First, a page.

A strong emphasis that seems to surround pain management and long-term conditions is acceptance.
It took me years to get to a certain level of understanding about what was happening to me. In the early years I spent literally thousands of pounds visiting all kinds of complementary therapists, buying supplements and trying the new fads. I was searching for a cure.
This probably lasted until I was diagnosed with a condition that’s incurable and so I had to adjust my thinking from ‘a cure’ to ‘management’ and also empowerment. I had to learn that my pain wasn’t going to vanish as soon as I found the some right type of massage, or the right acupuncturist. I had to try and take control of my own condition by trying to make the world fit my condition as best as possible. I had to say no to things I knew would impact on me, I had to find the right type of work, get the right kind of car, get a stick to help me walk, etc. I still continued the couple of treatments that gave me form of benefit, and stopped the others.
However, I still continued to hold on to some kind of hope. This was in the form of a particular issue with my lower back – which out of all the pain I deal with, and all the symptoms – the pain is my back is probably what impacts my life the most. It stops me sitting comfortable, and walking properly, and the pain is constant and severe. I begged for years for an MRI, or just for someone to find out why my back was so bad. It was different to the other general muscular pain, or joint flare ups, and finally I was given an MRI this year. This led to a referral to a spine surgeon who I saw last week.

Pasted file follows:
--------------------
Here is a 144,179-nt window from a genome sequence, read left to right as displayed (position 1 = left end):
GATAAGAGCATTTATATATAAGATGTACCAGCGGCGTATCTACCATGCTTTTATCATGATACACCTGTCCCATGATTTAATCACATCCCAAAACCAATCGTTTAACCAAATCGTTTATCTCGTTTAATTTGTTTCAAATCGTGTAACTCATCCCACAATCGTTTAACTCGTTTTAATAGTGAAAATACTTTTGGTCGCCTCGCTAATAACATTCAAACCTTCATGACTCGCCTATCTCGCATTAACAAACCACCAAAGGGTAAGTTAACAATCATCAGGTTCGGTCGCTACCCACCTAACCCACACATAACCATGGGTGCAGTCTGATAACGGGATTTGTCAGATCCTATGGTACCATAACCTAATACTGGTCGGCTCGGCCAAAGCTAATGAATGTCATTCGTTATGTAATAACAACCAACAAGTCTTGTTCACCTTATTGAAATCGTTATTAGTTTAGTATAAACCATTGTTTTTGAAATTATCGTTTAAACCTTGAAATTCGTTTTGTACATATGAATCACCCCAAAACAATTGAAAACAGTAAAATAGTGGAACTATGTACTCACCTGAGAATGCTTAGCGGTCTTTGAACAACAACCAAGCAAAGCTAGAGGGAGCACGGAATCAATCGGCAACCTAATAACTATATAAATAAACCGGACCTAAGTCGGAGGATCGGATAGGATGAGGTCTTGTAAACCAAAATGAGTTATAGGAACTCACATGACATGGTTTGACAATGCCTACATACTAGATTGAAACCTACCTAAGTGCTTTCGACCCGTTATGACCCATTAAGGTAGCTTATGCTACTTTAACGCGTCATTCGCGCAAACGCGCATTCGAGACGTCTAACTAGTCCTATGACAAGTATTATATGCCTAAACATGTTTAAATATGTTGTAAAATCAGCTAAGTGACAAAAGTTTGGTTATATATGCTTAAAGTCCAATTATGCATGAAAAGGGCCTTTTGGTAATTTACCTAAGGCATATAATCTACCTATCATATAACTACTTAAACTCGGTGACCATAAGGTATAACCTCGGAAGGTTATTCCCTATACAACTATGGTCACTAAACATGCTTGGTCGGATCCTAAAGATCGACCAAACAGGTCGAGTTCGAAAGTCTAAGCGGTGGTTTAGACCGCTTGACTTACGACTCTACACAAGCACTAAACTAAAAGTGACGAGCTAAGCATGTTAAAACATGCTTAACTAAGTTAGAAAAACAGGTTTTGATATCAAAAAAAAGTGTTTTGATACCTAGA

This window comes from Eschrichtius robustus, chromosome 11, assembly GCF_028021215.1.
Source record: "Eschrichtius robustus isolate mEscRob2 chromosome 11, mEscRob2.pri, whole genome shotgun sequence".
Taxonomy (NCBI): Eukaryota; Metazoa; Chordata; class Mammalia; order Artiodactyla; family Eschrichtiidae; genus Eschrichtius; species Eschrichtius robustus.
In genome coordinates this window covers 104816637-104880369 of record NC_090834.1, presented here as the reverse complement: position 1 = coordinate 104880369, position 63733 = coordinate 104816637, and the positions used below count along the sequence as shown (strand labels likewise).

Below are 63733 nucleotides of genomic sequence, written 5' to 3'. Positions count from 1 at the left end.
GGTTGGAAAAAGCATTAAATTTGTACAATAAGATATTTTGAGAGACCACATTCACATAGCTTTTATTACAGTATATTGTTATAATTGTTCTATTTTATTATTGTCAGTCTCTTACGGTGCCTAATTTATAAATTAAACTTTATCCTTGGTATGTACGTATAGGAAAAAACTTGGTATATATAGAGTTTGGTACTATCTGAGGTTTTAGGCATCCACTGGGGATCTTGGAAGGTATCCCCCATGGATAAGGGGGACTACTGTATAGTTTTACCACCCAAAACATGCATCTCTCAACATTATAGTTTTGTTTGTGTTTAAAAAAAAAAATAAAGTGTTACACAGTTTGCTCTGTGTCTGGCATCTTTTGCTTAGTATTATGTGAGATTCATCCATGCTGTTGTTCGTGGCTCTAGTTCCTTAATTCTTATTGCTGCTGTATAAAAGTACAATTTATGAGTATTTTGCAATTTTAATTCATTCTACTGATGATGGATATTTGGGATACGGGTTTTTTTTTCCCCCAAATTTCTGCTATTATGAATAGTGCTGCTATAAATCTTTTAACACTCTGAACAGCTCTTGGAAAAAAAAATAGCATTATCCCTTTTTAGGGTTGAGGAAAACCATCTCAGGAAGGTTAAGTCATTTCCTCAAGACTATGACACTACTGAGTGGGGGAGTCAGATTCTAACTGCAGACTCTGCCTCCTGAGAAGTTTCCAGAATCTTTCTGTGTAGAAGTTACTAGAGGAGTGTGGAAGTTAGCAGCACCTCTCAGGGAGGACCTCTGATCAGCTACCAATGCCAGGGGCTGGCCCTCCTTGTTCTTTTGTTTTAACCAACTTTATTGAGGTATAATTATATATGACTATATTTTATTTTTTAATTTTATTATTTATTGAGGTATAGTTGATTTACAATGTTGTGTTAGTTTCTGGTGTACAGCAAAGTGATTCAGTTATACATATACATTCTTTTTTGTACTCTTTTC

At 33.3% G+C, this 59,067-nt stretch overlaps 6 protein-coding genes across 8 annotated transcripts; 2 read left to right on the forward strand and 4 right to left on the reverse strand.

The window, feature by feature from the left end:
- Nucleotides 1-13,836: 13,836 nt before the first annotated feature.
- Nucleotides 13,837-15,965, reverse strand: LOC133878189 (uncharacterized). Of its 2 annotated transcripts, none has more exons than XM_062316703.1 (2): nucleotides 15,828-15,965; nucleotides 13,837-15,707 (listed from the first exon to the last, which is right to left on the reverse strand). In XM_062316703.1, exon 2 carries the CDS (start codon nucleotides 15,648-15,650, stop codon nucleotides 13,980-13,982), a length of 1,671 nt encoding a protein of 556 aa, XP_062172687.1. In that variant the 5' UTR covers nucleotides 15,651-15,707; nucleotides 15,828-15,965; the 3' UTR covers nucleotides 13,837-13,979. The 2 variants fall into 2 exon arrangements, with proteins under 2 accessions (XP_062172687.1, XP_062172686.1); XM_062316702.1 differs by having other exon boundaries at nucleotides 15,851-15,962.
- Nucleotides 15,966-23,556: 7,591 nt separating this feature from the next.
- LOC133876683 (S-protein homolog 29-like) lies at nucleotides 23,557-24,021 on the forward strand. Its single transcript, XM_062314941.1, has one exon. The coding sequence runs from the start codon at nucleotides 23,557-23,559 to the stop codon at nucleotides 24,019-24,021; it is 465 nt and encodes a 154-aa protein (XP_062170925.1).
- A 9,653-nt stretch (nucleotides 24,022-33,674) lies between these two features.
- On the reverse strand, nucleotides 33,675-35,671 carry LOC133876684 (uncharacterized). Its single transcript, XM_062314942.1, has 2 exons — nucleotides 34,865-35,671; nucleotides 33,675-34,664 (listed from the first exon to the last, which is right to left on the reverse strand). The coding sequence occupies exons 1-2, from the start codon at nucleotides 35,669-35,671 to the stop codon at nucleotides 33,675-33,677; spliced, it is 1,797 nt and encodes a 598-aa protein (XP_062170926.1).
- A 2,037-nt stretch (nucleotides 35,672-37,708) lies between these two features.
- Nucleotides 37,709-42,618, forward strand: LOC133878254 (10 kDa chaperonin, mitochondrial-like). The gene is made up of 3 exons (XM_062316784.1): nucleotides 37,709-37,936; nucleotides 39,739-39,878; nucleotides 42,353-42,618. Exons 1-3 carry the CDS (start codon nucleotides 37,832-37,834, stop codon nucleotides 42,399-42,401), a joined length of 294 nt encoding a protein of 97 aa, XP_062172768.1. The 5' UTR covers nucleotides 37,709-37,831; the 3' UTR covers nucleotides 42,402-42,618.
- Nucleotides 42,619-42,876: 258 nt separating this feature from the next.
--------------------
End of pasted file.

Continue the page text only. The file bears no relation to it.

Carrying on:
The surgeon explained to be the damage in my spine is in the wrong place, and any surgery would just cause more damage.
I knew in my heart of hearts that would be the case from the research I’d done, and I smiled and nodded at him.
Yet, it hurts. I think I was holding on to a lot of hope that I would still get some kind of magical cure for my back. I realised when I was driving to work yesterday and my eyes suddenly filled with tears, because in many ways this is it. I really do have to come to grips with the acceptance milarky – with no ‘yes I understand this is it, but hopefully they’ll be able to help my back.’ There will be no cure. No treatment that will make it go away. No surgery.
It is simply about management now because that’s all I have, and trying to fight to right regime of medication, life-style choices and on-going pain management.
But it’s the fight, and the hope that keeps me going. I guess I just need to find the right balance.